I'll be touring this book on Thursday for TLC Book Tours. Be sure to check back then for my review and other information about Watermark.

*This is an Advanced Reader Edition; page numbers may differ. Read More!

French Milk - Book review

French Milk by Lucy Knisley - graphic memoir

I've fallen in love with graphic novels and memoirs the last two years and looked forward to this one that came highly recommended by...someone, I don't remember who. Unfortunately, I found this one to be boring, repetitive and sloppy.

Lucy travels to Paris with her mother to celebrate their birthdays - Lucy's 22nd and her mother's 50th (though she failed to mention anything about her mother's birthday in the story). They rent an apartment for a month and see the sights and eat. And eat. And eat. And every meal is drawn and written about in detail on just about every other page. It was like reading someone's food journal combined with the angst of a narcissistic young adult, which sometimes can be interesting and insightful, but not here.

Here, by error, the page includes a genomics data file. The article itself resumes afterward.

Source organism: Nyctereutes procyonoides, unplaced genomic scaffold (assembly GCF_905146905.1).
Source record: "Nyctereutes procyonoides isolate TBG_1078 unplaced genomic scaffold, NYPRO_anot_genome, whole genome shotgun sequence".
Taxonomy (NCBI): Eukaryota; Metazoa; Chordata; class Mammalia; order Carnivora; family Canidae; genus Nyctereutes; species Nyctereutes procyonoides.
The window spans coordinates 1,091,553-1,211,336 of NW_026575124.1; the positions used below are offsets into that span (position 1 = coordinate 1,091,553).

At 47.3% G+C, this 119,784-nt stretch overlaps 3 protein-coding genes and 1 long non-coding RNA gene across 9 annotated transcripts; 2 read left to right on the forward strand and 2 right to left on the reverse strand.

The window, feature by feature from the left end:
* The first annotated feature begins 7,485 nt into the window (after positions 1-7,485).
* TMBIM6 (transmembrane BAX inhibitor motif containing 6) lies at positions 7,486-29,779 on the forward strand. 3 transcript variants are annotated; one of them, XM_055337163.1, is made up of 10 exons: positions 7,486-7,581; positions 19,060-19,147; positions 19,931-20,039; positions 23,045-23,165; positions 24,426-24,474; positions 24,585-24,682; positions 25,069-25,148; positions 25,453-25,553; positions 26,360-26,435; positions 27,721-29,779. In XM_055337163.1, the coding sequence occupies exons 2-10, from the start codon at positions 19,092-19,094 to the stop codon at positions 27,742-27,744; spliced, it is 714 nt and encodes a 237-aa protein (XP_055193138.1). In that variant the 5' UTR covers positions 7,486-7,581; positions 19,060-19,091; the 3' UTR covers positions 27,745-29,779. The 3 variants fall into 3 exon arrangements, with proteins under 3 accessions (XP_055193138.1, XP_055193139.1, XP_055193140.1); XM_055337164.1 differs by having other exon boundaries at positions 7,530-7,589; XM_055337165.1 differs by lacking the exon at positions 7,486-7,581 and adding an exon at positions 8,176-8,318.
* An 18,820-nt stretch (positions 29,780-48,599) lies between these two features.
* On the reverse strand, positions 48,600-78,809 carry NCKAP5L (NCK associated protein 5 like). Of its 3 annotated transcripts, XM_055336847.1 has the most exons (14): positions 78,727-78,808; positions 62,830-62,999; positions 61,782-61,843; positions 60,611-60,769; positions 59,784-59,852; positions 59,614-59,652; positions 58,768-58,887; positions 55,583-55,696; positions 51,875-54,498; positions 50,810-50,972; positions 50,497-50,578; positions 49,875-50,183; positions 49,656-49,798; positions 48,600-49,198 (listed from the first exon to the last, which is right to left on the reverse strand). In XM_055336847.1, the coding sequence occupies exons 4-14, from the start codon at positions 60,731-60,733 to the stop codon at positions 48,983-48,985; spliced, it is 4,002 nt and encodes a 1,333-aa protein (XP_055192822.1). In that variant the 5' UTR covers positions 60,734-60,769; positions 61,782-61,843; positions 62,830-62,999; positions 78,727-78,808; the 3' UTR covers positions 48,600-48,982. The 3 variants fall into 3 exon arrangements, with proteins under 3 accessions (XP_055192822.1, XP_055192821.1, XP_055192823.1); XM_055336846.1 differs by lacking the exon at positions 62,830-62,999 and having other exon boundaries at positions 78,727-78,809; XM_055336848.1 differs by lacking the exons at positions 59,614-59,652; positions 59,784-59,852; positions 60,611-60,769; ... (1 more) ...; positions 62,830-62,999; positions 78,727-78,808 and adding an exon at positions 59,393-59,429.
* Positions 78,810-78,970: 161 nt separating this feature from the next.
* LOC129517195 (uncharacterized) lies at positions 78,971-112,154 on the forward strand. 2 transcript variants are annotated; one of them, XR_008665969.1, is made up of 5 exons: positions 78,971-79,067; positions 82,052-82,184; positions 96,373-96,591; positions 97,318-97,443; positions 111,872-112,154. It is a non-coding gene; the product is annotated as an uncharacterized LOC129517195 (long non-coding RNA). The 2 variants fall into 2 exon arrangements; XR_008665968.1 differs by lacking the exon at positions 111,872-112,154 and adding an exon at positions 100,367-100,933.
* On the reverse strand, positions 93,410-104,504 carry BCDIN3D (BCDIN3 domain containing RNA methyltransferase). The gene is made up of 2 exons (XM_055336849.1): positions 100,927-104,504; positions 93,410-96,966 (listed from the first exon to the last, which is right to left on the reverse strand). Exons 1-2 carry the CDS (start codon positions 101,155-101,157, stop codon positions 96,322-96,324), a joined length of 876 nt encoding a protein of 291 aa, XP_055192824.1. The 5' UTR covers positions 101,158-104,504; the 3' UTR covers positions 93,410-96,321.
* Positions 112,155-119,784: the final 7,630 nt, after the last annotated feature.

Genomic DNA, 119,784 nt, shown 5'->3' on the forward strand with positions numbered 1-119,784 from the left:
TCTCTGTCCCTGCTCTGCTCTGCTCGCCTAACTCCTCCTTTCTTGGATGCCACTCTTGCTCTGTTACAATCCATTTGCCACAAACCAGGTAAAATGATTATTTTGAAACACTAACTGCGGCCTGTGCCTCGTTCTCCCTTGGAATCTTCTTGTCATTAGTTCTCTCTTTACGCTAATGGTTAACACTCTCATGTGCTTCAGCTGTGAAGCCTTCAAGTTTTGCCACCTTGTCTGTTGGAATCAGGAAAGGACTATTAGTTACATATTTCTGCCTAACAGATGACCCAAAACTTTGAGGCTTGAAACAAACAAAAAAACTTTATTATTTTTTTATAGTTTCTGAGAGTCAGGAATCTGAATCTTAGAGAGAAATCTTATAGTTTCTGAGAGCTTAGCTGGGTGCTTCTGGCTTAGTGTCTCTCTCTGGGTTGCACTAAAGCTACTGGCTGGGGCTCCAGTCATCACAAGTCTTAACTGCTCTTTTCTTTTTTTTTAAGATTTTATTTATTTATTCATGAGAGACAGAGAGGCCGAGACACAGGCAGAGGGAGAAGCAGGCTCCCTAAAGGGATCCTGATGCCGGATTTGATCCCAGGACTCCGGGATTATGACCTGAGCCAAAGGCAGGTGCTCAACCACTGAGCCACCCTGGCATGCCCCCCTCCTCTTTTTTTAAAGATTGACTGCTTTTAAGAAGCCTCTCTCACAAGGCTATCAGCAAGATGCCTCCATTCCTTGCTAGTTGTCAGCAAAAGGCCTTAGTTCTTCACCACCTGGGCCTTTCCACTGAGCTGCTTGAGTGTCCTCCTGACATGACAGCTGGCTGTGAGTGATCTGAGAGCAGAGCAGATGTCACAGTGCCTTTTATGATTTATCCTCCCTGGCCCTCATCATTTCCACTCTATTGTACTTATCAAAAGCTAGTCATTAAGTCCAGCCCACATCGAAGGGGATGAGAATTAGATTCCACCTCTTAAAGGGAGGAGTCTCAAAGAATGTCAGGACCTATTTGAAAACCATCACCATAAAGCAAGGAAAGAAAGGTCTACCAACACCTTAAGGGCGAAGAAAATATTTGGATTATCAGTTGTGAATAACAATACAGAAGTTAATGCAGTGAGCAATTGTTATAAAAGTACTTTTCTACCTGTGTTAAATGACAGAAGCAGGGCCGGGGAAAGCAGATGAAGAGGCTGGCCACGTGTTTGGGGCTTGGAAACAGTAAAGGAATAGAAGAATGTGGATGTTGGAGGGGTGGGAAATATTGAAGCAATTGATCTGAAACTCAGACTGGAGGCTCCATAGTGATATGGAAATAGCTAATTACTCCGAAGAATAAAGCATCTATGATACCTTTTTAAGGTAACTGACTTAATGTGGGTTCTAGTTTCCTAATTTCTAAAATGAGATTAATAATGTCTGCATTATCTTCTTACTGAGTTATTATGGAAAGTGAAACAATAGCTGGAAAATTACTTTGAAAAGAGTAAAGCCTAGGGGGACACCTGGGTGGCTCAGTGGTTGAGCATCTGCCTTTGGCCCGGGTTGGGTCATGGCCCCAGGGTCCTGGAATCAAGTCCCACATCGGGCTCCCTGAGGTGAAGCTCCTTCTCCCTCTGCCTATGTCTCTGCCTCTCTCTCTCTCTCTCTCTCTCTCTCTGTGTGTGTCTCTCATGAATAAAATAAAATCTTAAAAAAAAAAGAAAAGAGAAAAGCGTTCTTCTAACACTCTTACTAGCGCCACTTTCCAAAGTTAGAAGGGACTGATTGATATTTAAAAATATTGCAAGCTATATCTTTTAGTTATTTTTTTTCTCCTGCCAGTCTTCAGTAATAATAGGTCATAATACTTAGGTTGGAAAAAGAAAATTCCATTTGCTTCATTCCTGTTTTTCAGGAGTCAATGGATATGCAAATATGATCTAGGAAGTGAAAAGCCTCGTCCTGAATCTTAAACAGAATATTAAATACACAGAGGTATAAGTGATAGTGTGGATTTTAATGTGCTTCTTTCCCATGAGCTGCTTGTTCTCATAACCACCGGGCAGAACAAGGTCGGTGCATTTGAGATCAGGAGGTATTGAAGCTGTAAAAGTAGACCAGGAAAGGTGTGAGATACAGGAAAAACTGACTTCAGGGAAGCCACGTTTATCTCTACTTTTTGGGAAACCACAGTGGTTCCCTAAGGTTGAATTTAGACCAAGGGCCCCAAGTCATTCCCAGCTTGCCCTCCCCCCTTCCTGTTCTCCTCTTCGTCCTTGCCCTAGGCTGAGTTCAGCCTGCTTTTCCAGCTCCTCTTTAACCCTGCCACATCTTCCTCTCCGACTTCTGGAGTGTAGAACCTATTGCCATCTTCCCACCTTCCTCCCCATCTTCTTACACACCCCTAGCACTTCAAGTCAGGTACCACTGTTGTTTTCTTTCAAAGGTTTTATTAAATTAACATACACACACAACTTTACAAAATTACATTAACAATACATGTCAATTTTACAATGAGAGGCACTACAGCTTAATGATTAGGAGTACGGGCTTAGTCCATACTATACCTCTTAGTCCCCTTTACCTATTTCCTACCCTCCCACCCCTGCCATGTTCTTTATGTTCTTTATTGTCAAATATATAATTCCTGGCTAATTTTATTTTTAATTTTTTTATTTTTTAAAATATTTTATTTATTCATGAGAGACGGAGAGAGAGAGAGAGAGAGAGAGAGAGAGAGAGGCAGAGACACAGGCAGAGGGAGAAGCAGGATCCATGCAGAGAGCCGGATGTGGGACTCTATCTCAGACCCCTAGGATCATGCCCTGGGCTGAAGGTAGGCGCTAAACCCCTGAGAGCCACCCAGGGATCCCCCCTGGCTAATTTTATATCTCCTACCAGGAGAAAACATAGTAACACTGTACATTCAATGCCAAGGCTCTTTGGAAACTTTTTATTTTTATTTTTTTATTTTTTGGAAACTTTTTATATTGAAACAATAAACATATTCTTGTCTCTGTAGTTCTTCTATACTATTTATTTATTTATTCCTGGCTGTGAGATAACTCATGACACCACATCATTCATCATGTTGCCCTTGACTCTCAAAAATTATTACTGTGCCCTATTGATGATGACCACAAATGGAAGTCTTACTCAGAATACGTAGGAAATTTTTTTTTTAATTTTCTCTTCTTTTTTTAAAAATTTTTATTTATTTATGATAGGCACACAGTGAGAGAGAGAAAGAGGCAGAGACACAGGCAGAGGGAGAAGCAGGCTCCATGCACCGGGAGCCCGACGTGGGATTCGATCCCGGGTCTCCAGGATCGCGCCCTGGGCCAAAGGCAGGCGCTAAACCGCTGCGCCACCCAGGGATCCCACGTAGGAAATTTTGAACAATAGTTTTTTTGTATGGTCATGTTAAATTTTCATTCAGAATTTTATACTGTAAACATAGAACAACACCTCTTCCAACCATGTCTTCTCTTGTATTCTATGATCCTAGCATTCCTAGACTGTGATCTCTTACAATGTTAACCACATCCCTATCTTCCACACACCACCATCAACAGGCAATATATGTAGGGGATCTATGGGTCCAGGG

In addition to the illustrations, which are fairly good, there are some not so good photos every few pages. I don't think they added anything to the book - most of them are of Lucy posing in front of a building or in a cemetary [sic] or of - that's right - food.

Fortunately, this only took a couple of hours to read. And I just can't recommend it.

Read More!

Teaser Tuesday and Where Are You? 04-06-10: Moral Disorder

Should Be Reading - Miz B - hosts this weekly event. We throw out a couple of sentences from our current read (without spoilers, of course) to entice you to read the book.

This week's teaser is from a collection of short stories, Moral Disorder by Margaret Atwood, page 170:
It couldn't be toilet trained, however. It peed whenever it felt the urge, and left piles of shiny brown raisin-sized pellets on the linoleum. Nell made it a diaper out of a green plastic garbage bag, cutting holes for the back legs and the tail, but that was worse than useless.

It's Tuesday, Where Are You? is hosted by an adventure in reading.

I'm in cities, suburbs, farms and forests of Ontario. Read More!

The Sunday Salon- 04-04-10: 1st Quarter Wrapup